Situated, embedded, and scalable parenting interventions through emerging IoT technologies

Collaborators: Prof Max Van Kleek (Oxford), Prof Katie Davis (UW), Prof Edmund Sonuga-Barke (KCL), Prof Steven Scott (KLC), Prof Cathy Cresswell (Oxford)

It is known that preventative interventions in childhood can help strenghten protective factors (such as constructive stress coping skills) that substantially reduce likelihood of mental health disorders in later life. Most effective existing prevention programs rely on at-home parenting interventions, taking into account the crucial role of parents on majority of protective/risk factors for children. Although these are already cost efficient in principle – a with aggregated factor of 11, i.e., £1 in investment generates £11 return over the lifetime – they are still too expensive to be deployed widely due to upfront costs, and struggle with challenges of access, engagement, and training. Technology could address many of these issues, however, this remains under-researched.

In this project, we are interested to investigate how emerging IoT devices—such as Amazon Alexa or Google Home—could enable a new model for empowering parenting interventions. By being situated exactly where parenting happens, these devices could capture the core components of existing parenting interventions (who said what to whom and how). The key insight is the power of receiving feedback on specific instances of parenting behaviours in situ, as illustrated for example by the striking effects of home-visitation programs (e.g., FIND) and intensive parenting therapy, which are however too resource-intensive to scale. Specifically, we will examine novel design patterns and technological tools that can turn existing parenting programs (including psycho-education, reflection, and feedback) into a sequence of contextualised short interactions (e.g., 30–120s), allowing parents to utilise everyday situations as an opportunity to reflect and learn.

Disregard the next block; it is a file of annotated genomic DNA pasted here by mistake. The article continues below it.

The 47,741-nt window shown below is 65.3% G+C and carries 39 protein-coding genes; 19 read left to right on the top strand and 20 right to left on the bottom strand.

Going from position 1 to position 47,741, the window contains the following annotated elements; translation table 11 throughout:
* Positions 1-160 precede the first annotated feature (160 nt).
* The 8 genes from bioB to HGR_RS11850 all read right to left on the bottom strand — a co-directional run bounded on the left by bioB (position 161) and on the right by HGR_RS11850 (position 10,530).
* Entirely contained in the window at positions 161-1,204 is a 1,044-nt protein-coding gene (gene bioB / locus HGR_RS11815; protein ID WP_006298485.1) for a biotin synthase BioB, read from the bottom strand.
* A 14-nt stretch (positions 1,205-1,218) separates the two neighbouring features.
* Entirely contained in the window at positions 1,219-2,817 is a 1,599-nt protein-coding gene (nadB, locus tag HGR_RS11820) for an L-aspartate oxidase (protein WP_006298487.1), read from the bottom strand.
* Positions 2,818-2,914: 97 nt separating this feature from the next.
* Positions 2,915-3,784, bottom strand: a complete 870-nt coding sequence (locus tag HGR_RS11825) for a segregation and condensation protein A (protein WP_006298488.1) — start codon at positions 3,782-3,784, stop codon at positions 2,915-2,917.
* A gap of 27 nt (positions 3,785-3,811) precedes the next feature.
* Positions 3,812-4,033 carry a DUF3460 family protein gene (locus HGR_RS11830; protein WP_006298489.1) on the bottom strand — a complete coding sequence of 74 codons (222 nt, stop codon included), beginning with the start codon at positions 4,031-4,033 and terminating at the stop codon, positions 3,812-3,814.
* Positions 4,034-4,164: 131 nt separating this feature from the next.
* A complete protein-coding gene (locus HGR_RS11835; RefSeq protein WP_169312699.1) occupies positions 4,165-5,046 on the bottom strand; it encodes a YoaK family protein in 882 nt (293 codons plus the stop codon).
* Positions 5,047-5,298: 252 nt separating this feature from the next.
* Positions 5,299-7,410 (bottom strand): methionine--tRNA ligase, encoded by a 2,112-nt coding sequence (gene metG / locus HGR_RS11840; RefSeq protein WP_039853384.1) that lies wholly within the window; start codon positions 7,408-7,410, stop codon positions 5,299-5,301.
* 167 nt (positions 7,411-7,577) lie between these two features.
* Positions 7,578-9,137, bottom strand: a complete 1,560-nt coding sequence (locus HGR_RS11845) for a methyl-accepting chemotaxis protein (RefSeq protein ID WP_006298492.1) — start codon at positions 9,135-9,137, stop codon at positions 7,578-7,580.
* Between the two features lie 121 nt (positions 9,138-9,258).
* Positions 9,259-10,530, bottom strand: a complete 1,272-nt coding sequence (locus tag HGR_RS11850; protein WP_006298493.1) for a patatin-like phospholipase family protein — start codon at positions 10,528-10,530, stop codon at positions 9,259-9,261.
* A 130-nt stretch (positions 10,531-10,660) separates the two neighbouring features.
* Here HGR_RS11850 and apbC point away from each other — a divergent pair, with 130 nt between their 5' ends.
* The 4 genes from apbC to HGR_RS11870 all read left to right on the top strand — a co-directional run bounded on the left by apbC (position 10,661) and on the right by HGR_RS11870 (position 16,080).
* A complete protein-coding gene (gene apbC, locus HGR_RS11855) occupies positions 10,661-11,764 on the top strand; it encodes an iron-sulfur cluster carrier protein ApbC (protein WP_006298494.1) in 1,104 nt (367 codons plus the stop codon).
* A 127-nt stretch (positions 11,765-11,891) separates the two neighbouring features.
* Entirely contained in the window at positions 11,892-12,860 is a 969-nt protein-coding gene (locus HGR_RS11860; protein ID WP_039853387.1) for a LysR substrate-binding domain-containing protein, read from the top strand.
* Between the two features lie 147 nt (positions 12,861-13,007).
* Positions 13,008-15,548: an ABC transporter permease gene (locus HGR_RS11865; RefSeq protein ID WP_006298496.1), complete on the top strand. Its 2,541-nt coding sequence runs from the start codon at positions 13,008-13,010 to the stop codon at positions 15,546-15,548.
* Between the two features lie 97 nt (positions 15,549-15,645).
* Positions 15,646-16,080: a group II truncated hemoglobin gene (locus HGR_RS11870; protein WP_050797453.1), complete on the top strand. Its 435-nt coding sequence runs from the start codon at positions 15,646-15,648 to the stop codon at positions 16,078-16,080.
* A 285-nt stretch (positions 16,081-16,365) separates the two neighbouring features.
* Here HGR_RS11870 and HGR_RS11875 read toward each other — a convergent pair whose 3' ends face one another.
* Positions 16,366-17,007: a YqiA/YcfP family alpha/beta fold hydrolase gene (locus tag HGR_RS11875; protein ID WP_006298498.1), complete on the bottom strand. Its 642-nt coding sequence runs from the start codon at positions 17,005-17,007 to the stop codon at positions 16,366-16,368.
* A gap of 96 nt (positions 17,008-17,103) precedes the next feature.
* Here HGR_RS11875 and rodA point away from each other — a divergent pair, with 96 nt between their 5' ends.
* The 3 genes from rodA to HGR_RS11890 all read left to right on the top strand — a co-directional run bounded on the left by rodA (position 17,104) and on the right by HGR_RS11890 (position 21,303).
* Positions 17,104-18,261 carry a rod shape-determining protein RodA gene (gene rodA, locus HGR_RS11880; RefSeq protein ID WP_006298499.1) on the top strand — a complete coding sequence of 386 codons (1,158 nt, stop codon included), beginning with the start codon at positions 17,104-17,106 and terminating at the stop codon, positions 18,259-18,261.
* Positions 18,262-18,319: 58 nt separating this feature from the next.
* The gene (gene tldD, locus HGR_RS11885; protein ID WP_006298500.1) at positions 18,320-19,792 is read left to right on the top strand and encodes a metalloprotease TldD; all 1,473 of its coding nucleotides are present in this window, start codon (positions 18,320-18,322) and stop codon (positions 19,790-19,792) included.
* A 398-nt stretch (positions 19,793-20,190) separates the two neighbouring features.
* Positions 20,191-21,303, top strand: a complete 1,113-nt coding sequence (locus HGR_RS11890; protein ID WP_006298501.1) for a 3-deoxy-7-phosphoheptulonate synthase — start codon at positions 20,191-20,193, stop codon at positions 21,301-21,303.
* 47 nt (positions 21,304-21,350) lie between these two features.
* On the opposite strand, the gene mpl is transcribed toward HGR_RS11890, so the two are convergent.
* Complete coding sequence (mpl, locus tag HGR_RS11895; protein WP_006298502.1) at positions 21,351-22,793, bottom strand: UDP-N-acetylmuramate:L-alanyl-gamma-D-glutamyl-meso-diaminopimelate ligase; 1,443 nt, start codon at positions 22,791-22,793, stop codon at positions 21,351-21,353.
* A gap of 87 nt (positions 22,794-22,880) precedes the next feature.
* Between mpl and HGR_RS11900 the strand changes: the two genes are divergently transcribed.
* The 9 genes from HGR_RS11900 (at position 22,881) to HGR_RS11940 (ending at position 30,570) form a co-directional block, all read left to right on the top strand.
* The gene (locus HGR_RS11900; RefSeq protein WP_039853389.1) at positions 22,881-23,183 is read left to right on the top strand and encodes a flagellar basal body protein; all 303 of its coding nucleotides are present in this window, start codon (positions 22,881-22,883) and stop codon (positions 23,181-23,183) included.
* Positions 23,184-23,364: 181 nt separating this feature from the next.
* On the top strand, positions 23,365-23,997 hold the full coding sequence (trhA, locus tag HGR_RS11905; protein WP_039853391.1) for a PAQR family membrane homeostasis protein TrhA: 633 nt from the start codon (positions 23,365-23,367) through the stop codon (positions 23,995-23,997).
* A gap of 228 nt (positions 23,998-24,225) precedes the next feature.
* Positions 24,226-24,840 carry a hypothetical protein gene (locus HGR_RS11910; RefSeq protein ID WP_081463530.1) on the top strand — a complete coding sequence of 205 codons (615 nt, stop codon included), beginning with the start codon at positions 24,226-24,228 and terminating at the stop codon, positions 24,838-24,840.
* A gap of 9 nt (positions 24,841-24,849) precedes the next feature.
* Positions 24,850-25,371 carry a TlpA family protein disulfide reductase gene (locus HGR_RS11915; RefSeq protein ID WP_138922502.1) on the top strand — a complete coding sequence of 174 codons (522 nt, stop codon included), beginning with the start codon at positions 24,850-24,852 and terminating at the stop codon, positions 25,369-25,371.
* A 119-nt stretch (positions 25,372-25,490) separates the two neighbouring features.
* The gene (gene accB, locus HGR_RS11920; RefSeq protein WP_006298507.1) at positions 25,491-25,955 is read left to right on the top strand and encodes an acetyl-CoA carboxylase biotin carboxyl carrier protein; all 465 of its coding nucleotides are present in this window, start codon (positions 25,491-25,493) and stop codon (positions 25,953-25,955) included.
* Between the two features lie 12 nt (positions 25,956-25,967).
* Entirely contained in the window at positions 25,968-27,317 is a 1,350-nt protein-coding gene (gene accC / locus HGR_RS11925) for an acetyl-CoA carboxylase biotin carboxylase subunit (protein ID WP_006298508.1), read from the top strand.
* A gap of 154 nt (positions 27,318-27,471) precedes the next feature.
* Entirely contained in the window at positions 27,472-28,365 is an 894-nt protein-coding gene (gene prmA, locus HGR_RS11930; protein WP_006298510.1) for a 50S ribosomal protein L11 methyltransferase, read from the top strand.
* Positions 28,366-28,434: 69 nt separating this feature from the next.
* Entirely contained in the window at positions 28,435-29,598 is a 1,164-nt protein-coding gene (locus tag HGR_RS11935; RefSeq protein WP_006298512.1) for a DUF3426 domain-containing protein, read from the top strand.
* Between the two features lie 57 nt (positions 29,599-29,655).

We will be asking fundamental questions such as: How can such IoT devices extend and re-imagine the intervention process, situating it more closely to the interactions parents and children have during the week? How can these be used to empower and scaffold self-driven interventions, that would not be reliant on weekly meetings with a human counsellor? How might the system draw on both user-instigated as well as automatic tracking: e.g., how would existing Affective Computing/SSP algorithms need to be changed to become useful in this space? What would algorithmic transparency/explanations mean in these contexts, and how can we bake privacy and user data-controldirectly into the system design?

Petr Slovak
Petr Slovak
Lecturer (Assistant Prof) in Human Computer Interaction

My research is focused on envisioning, designing, and evaluating new technology-enabled interventions for children and youth, targetting core protective factors underpinning personal wellbeing (such as emotion regulation, parenting).